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Trump monitors the Baghdadi raid with Vice President Mike Pence (2nd L), National Security Advisor Robert O’Brien (L), Secretary of Defense Mark Esper (2nd R) and Chairman of the Joint Chiefs of Staff U.S. Army General Mark A. Milley in the Situation Room of the White House on October 26, 2019. Photo: Shealah Craighead/The White House via Getty Images

President Trump announced on Sunday morning that shadowy ISIS leader Abu Bakr al-Baghdadi was killed in a U.S. operation in northwestern Syria.

Why it matters: A man who inspired mass murder and multinational terrorism is now dead. The killing also, ironically, underscores the importance and effectiveness of U.S. special forces stationed in Syria, a couple weeks after Trump said it was time to bring them all home and end the endless wars.

"Last night, the United States brought the world's No. 1 terrorist leader to justice. Abu Bakr al-Baghdadi is dead. ... U.S. special operations forces executed a dangerous and daring nighttime raid in northwestern Syria and accomplished their mission in grand style. ... He died after running into a dead-end tunnel, whimpering and crying and screaming all the way."
— President Trump

The big picture: The Baghdadi raid demonstrates the value of continued U.S. engagement in the region, and it helps explain why Iraq’s president and others are so worried about Trump’s planned retreat.

  • 🎥 See a clip of my conversation with Iraqi President Barham Salih in Baghdad on tonight's edition of "Axios on HBO."

The story began emerging late last night, with Trump tweeting at 9:23 pm: "Something very big has just happened!" Here are details from AP:

  • In significant detail, Trump explained that Baghdadi, who presided over ISIS' global jihad and became arguably the world's most wanted man, had been under surveillance for several weeks.
  • Baghdadi was chased by dogs down a dead-end tunnel and detonated an explosive vest, killing himself and three children that he had dragged with him, Trump said.
  • Trump thanked Russia, Turkey, Syria, Iraq and Syrian Kurds for their assistance in the operation. Kurdish commander Mazloum Abdi tweeted on Saturday night: "For five months there has been joint intel cooperation on the ground and accurate monitoring, until we achieved a joint operation to kill Abu Bakir al-Bagdadi. Thanks to everybody who participate in this great mission."
  • The operation's success could prove a major boost for Trump. The recent pullback of U.S. troops he ordered from northeastern Syria raised a storm of bipartisan criticism in Washington that the militant group could regain strength after it had lost vast stretches of territory it had once controlled.

The backstory, from AP: "The Islamic State group erupted from the chaos of Syria and Iraq's conflicts and swiftly did what no Islamic militant group had done before, conquering a giant stretch of territory and declaring itself a 'caliphate.'"

  • "Its territorial rule, which at its height in 2014 stretched across nearly a third of both Syria and Iraq, ended in March with a last stand by several hundred of its militants."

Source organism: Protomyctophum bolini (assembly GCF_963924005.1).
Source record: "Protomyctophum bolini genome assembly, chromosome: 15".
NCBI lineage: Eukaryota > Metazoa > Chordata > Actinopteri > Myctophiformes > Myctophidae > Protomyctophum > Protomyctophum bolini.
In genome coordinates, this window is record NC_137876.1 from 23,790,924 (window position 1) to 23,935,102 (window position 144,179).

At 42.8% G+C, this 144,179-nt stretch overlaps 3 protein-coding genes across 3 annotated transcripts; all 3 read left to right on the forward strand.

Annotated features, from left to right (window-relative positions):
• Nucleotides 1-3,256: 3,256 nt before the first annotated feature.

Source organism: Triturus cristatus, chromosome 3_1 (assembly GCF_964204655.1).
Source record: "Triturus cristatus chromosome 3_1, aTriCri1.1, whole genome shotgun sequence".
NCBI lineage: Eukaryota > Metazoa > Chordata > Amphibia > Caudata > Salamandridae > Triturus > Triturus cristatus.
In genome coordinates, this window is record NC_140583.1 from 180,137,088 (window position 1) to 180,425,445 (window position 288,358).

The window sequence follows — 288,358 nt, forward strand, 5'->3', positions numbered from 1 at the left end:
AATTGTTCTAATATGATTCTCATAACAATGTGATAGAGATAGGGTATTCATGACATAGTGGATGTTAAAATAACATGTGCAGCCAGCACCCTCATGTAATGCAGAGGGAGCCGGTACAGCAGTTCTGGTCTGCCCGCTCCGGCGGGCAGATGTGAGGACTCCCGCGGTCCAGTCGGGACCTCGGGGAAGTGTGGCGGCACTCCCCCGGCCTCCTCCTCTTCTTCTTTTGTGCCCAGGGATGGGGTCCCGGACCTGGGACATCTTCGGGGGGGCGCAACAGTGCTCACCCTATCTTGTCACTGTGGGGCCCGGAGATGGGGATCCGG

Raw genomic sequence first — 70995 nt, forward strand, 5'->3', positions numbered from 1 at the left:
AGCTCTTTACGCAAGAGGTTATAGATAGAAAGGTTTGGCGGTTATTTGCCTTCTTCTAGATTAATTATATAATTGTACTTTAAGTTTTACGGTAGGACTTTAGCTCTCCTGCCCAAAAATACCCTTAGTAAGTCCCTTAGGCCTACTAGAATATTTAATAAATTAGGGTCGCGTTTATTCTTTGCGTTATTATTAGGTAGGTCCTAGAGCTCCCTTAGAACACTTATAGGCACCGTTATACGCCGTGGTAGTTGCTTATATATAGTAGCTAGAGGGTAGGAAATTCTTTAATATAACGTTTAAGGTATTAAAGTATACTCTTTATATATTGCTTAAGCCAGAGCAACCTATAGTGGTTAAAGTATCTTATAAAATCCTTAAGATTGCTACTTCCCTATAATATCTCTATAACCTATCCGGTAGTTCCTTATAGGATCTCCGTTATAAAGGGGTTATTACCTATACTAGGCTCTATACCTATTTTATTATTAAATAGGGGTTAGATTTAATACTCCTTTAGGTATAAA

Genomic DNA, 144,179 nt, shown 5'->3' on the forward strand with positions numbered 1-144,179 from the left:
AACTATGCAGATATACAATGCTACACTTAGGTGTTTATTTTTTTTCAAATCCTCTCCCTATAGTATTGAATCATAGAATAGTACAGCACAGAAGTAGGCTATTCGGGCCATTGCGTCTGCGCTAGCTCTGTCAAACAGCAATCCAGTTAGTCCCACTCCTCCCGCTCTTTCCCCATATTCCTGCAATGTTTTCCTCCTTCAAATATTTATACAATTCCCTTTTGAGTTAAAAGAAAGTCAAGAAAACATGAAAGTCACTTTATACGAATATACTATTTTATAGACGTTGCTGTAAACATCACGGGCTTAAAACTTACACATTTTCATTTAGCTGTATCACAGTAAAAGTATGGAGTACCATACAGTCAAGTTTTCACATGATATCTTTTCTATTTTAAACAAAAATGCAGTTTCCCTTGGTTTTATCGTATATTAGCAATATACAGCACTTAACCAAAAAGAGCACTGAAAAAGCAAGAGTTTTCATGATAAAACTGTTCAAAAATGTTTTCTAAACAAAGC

Go deeper

Updated 4 hours ago - World

Skripal poisoning suspects linked to Czech blast, as country expels 18 Russians

Combined images released by British police in 2018 of Alexander Petrov (L) and Ruslan Boshirov, who are suspected of carrying out an attack in the in the southern English city of Salisbury using Novichok, a military-grade nerve agent, and also the2014 Czech depot explosion. Photo: Metropolitan Police via Getty Images

Czech police on Saturday connected two Russian men suspected of carrying out a poisoning attack in Salisbury, England, with a deadly ammunition depot explosion southeast of the capital, Prague, per Reuters.

Driving the news: Czech officials announced Saturday they're expelling 18 Russian diplomats they accuse of being involved in the blast in Vrbětice, AP notes. Czech police said later they're searching for two men carrying several passports — including two with the names Alexander Petrov and Ruslan Boshirov.

Indianapolis mass shooting suspect legally bought 2 guns, police say

Marion County Forensic Services vehicles are parked at the site of a mass shooting at a FedEx facility in Indianapolis, Indiana, on Friday. Photo: Jeff Dean/AFP via Getty Images

The suspected gunman in this week's mass shooting at a FedEx facility in Indianapolis legally purchased two "assault rifles" believed to have been used in the attack, police said late Saturday.

Of note: The Indianapolis Metropolitan Police Department's statement that Brandon Scott Hole, 19, bought the rifles last July and September comes a day after the FBI told news outlets that a "shotgun was seized" from the suspect in March 2020 after his mother raised concerns about his mental health.

U.S. and China agree to take joint climate action

US Special Presidential Envoy for Climate John Kerry waves as he arrives at the Elysee Presidential Palace on March 10, 2021 in Paris. Photo: Chesnot/Getty Images

Despite an increasingly tense relationship, the U.S. and China agreed Saturday to work together to tackle global climate change, including by "raising ambition" for emissions cuts during the 2020s — a key goal of the Biden administration.

Why it matters: The joint communique released Saturday evening commits the world's two largest emitters of greenhouse gases to work together to keep the most ambitious temperature target contained in the Paris Climate Agreement viable by potentially taking additional emissions cuts prior to 2030.